A FEMA spokesman told the Asbury Park Press in a statement that the agency had provided $1.4 billion in assistance to nearly 183,000 Sandy survivors. FEMA routinely audits disaster assistance payments and, as of Oct. 31, just 2 percent — about 3,600 individuals or families — of those survivors had received recoupment letters, seeking payback for a combined $23 million that FEMA says never should have been paid out.
“Unfortunately, whether through fraud, human or accounting errors, or other reasons, assistance sometimes goes to individuals who are not eligible,” the statement reads.
After Hurricane Katrina, 14.5 percent of funds were “improperly disbursed,” according to FEMA, which sparked an overhaul of the rules meant to protect against waste, fraud and abuse.
FEMA’s governmental watchdog has been empowered by a surge in funding thanks to a Congress that puts a high priority on a slimmer national deficit and debt, said Ernie Abbott, a former top lawyer for FEMA during the Clinton administration who now represents municipalities in post-disaster negotiations with the agency.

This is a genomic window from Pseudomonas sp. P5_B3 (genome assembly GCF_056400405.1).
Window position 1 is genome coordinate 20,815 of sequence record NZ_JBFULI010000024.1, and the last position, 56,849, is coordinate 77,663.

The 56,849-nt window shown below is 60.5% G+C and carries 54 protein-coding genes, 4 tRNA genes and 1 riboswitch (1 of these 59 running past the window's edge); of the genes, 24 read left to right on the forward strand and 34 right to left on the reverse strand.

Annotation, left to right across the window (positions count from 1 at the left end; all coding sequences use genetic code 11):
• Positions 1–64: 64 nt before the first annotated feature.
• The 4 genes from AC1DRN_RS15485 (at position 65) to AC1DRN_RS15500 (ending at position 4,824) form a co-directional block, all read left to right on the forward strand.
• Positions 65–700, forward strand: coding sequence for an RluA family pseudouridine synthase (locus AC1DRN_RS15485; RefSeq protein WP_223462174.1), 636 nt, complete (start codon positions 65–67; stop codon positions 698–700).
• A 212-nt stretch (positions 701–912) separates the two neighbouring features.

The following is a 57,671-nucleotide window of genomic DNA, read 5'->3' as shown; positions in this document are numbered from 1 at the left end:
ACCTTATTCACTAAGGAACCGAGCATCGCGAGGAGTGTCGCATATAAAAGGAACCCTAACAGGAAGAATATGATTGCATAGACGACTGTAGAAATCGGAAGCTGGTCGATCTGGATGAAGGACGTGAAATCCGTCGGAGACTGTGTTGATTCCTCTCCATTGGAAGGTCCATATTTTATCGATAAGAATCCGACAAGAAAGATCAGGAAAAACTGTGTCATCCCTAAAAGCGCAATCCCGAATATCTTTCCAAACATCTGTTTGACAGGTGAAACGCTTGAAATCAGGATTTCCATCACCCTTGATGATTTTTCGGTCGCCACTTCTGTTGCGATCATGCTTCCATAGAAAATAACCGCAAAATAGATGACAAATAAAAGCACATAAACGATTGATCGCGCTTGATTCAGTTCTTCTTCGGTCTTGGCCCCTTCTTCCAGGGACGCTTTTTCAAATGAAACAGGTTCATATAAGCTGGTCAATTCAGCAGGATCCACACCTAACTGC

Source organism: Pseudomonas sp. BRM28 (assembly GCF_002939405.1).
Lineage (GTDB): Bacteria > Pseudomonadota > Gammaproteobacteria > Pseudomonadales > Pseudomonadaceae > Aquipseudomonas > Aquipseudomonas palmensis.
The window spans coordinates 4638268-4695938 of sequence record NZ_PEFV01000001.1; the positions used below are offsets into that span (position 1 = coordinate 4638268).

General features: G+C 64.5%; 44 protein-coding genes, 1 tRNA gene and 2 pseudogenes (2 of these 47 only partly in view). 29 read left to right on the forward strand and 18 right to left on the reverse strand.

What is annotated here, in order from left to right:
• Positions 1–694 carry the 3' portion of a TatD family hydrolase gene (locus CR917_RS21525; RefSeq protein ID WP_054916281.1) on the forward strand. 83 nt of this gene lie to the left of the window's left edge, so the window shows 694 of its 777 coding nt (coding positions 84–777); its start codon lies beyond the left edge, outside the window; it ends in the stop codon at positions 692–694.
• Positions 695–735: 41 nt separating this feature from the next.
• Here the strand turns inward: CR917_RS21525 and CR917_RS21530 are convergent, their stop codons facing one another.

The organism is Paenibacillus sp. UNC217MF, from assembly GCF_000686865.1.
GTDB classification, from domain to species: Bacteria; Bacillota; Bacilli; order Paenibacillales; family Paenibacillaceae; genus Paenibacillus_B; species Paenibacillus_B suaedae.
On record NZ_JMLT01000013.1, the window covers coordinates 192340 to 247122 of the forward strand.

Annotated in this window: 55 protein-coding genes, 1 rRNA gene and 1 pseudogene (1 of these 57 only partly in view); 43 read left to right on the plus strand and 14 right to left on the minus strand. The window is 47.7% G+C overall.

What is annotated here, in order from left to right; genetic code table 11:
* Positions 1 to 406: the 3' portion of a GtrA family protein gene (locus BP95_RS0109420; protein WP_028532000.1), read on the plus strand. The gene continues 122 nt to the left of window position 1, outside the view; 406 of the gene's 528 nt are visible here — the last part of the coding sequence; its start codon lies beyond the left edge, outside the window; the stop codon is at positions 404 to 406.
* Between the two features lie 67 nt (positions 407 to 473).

“Frequently you will hear ‘If we could only stop the waste, fraud and abuse we could be restored to an even financial keel’,” Abbott said. “Well, the way you stop waste fraud and abuse is to give more money to the (U.S. Department of Homeland Security’s Office of the Inspector General).”
Starting in the spring, the inspector general’s office began advising FEMA to clawback millions from Shore townsthat couldn’t prove they had used the money in a sanctioned way or that they had simply been overpaid. FEMA, which is a part of the homeland security department, has since reversed course on at least one town.
Recipients of these letters have a few options, including paying the entire amount, setting up a payment plan, seeking a hardship reduction or disputing the debt through the appeals process. Simply ignoring the letters will result in a referral to the U.S. Department of Treasury for collection.
Sue Marticek, executive director of the Ocean County Long-Term Recovery Group, said providing FEMA with proper documentation is key for residents who have received a recoupment letter.